The Church throughout its history has condemn this idea and has had to deal with heresies, such as Manicheanism, which, unable to reconcile the harshness of nature with the goodness of God, decided that their were two gods: the God of Evil or devil who made the earth and all that was flesh and the God of Goodness who made everything spiritual. Thus, they rejected the Old Testament and only accepted those portions of the New Testament that fit their theory. Because they considered the flesh as evil, they opposed marriage and the reproduction of children. The Church condemned them because the Church has always taught that everything God made was good, even the flesh and the natural laws that govern nature.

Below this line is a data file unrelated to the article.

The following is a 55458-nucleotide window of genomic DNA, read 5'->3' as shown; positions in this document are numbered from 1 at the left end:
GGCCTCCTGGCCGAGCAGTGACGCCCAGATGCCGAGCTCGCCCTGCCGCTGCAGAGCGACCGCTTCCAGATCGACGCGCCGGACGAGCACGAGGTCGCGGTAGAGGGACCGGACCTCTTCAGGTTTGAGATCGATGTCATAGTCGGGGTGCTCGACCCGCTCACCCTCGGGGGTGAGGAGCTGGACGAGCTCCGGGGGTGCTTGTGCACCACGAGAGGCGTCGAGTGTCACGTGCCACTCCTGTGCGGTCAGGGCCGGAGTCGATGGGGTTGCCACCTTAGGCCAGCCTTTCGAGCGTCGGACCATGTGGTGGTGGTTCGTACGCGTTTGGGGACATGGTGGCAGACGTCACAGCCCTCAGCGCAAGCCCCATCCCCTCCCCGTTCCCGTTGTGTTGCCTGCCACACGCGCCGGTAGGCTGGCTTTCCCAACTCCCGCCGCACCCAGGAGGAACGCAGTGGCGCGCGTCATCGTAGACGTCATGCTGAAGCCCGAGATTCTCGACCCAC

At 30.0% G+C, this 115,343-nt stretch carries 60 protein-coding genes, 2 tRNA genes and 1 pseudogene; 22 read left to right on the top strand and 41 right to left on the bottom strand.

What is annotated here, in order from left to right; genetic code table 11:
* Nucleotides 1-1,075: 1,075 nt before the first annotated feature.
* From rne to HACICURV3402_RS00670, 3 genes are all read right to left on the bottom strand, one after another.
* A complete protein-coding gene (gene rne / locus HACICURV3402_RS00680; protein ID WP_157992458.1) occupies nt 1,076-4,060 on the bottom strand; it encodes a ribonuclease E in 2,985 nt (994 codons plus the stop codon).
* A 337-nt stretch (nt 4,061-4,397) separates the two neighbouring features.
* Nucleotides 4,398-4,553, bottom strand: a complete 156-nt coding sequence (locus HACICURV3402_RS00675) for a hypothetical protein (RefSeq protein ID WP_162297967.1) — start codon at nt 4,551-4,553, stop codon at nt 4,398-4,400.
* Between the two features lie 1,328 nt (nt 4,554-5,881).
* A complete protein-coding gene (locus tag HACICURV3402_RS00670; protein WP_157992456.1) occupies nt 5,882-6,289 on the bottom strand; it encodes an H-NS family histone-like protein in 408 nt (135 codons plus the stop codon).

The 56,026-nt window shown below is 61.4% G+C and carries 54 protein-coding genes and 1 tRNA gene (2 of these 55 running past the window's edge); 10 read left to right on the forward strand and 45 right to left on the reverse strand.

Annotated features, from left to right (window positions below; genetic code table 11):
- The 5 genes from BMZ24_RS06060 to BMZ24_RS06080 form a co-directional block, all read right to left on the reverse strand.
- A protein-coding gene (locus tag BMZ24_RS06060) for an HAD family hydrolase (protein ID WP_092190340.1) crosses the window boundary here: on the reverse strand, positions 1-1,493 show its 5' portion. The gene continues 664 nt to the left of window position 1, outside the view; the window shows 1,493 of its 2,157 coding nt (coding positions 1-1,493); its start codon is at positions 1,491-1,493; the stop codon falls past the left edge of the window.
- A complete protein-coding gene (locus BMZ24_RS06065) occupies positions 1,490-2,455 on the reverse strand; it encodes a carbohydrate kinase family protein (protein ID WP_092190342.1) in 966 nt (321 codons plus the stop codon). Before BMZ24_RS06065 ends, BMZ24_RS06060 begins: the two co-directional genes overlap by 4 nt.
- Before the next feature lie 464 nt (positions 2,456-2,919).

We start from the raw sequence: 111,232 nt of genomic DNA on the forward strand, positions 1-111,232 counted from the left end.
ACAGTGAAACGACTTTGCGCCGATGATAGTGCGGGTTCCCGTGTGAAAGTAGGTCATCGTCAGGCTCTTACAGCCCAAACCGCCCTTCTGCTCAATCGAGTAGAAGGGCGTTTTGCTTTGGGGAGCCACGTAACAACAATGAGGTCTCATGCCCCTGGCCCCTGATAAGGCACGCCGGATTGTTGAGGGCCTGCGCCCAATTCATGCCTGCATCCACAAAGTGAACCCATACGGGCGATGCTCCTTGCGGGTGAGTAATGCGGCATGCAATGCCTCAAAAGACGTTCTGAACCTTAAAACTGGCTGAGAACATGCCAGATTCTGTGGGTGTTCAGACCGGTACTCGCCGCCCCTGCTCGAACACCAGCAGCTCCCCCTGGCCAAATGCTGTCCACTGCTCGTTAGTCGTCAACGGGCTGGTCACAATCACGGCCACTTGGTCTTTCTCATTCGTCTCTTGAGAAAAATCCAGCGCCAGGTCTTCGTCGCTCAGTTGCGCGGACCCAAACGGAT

From Gods perspective whatever is pro-life is good and whatever is anti-life is bad. Perhaps that is why the word EVIL is LIVE spelled backwards and when you put a "D" in front of it, it becomes the DEVIL. Today, we hear the Pope declaring the same message as he tells us that there is a war going on between the Culture of Life and the Culture of Death. Unfortunately, the Culture of Deaths message sounds much more appealing to our hedonistic ears because it speaks of a world in which all challenges and difficulties are removed by a paternalistic welfare state. Unwanted children are aborted and unproductive senior citizens are euthanized. The Culture of Life, on the other hand, challenges us to take responsibility for ourselves and each other. The first culture debilitates us by demanding nothing from us while the second one challenges us to grow and develop by facing the crosses that are put before us.